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Expert Reveals if The Last of Us’ Cordyceps Could Cause a Human Infection

MovieWeb 1/28/2023 Maca Reynolds
© Provided by MovieWeb

The Last of Us has already been renewed for a second season when only two episodes of its first part have been broadcast. However, the overwhelming success of the adaptation of the popular post-apocalyptic video game and the great work done to explain the reasons for the devastation that we see in the series does not mean that everything is entirely realistic.

Paul Edward Stamets, one of the most important names in the world of mycology, declared through his social media to be a big fan of the HBO Max production. Still, he clarified some important points regarding the development of the main plot:

“I have just finished watching the second episode of #TheLastOfUs and I have two opinions. First, I'm a science-fiction fan and I love weaving the creative elements of fungi into the narrative. But let's get real. Cordyceps can not infect humans. But all organisms must eat. There are animals that are predatory. There are plants that are predatory. There are fungi that are predatory. We are all part of a giant food web where we are sustained by each other. This is fiction weaved info a theme speckled with mycology and exploiting Mycophobia: the fear of fungi. It is natural for humans to fear that which is powerful but mysterious and misunderstood. So I applaud the writers for seeing this opportunity to take us on a literary adventure into the realm of sci-fi while exploiting the public's fascination, fear, and joy of fungi.”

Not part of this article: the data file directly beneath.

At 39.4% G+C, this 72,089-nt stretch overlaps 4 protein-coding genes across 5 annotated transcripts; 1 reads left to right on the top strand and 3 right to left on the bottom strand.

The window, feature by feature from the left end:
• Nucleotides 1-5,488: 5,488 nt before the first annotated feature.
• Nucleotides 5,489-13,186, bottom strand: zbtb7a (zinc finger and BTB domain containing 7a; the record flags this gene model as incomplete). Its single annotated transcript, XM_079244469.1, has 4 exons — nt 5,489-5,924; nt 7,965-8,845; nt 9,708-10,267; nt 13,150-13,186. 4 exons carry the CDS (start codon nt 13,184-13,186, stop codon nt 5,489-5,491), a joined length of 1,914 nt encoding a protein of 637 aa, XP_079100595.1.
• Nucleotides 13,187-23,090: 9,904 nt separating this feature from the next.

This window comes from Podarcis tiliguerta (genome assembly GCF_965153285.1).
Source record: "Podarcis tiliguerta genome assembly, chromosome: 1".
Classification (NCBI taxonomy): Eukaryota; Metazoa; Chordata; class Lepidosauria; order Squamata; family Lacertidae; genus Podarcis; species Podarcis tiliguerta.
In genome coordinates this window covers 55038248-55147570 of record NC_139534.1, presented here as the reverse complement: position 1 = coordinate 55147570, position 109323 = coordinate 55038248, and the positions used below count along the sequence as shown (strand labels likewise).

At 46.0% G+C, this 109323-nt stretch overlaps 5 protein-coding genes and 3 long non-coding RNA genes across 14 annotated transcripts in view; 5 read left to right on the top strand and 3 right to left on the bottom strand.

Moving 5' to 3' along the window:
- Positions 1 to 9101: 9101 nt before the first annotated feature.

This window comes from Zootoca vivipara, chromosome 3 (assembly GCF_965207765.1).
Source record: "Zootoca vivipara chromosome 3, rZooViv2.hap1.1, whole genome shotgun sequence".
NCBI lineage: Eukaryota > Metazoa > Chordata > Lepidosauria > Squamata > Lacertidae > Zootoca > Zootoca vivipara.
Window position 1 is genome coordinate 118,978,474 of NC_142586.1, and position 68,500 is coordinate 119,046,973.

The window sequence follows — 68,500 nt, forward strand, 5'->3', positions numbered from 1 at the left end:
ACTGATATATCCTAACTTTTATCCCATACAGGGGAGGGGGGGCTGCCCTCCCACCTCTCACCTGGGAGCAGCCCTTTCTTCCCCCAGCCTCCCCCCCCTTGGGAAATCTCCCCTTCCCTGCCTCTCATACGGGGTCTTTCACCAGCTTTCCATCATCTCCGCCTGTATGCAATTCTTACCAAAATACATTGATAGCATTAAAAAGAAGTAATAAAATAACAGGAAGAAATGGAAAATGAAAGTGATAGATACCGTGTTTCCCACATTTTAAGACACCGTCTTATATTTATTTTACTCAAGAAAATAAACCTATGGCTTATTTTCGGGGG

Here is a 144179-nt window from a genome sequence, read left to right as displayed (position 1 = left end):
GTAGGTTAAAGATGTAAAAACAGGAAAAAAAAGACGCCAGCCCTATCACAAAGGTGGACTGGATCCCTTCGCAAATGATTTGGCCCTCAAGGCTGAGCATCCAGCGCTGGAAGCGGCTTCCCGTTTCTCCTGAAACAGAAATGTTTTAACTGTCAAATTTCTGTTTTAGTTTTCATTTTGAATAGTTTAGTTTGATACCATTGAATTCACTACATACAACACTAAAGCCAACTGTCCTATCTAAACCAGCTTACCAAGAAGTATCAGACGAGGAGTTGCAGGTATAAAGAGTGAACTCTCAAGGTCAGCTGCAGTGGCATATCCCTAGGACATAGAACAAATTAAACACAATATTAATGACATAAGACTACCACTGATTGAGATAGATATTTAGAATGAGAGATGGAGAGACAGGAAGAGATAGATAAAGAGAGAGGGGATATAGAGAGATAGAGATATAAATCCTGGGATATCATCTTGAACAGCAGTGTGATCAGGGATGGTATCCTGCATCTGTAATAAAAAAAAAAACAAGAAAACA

In the series, the Cordyceps fungus is transmitted from human to human through a "bite" and causes its host to turn into a fast and aggressive zombie. In real life, the fungus only affects insects.

Related: The Last of Us: Scenes From the Game We Want to See

What Are Cordyceps Outside the World of The Last of Us?

Cordyceps fungi constitute a family of dozens of species consumed by some Asian cultures as food. They have been extensively studied due to the type of infection they cause in carpenter ants.

Ants are infected through fungal spores found in the environment, which grow within their body within 24 to 48 hours and spread within two to three weeks. This infection causes, among other things, a change in behavior.

This change causes the "zombie ant" to search for a branch near a colony, reaching the point with the most favorable temperature and humidity for the fungus development. Then, it sticks its jaws into the leaf's vein and anchors itself to release the fungus to infect the entire colony.

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